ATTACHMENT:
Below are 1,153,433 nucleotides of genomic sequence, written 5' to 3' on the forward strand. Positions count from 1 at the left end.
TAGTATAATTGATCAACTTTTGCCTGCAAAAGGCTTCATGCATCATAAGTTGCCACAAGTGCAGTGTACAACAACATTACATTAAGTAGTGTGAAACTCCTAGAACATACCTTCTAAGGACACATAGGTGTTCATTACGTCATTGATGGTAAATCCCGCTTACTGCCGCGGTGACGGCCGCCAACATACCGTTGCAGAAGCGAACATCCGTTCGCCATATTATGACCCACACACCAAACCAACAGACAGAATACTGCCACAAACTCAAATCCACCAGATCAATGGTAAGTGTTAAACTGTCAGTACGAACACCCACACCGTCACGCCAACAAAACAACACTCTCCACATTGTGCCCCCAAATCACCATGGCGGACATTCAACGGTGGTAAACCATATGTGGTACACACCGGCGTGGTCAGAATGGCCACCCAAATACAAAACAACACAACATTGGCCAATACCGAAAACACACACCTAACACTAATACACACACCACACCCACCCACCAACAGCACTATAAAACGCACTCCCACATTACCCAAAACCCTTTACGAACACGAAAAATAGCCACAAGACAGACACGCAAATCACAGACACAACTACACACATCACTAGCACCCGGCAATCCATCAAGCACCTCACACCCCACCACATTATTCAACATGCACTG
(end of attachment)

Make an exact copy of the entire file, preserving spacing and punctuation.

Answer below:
Below are 1,153,433 nucleotides of genomic sequence, written 5' to 3' on the forward strand. Positions count from 1 at the left end.
TAGTATAATTGATCAACTTTTGCCTGCAAAAGGCTTCATGCATCATAAGTTGCCACAAGTGCAGTGTACAACAACATTACATTAAGTAGTGTGAAACTCCTAGAACATACCTTCTAAGGACACATAGGTGTTCATTACGTCATTGATGGTAAATCCCGCTTACTGCCGCGGTGACGGCCGCCAACATACCGTTGCAGAAGCGAACATCCGTTCGCCATATTATGACCCACACACCAAACCAACAGACAGAATACTGCCACAAACTCAAATCCACCAGATCAATGGTAAGTGTTAAACTGTCAGTACGAACACCCACACCGTCACGCCAACAAAACAACACTCTCCACATTGTGCCCCCAAATCACCATGGCGGACATTCAACGGTGGTAAACCATATGTGGTACACACCGGCGTGGTCAGAATGGCCACCCAAATACAAAACAACACAACATTGGCCAATACCGAAAACACACACCTAACACTAATACACACACCACACCCACCCACCAACAGCACTATAAAACGCACTCCCACATTACCCAAAACCCTTTACGAACACGAAAAATAGCCACAAGACAGACACGCAAATCACAGACACAACTACACACATCACTAGCACCCGGCAATCCATCAAGCACCTCACACCCCACCACATTATTCAACATGCACTG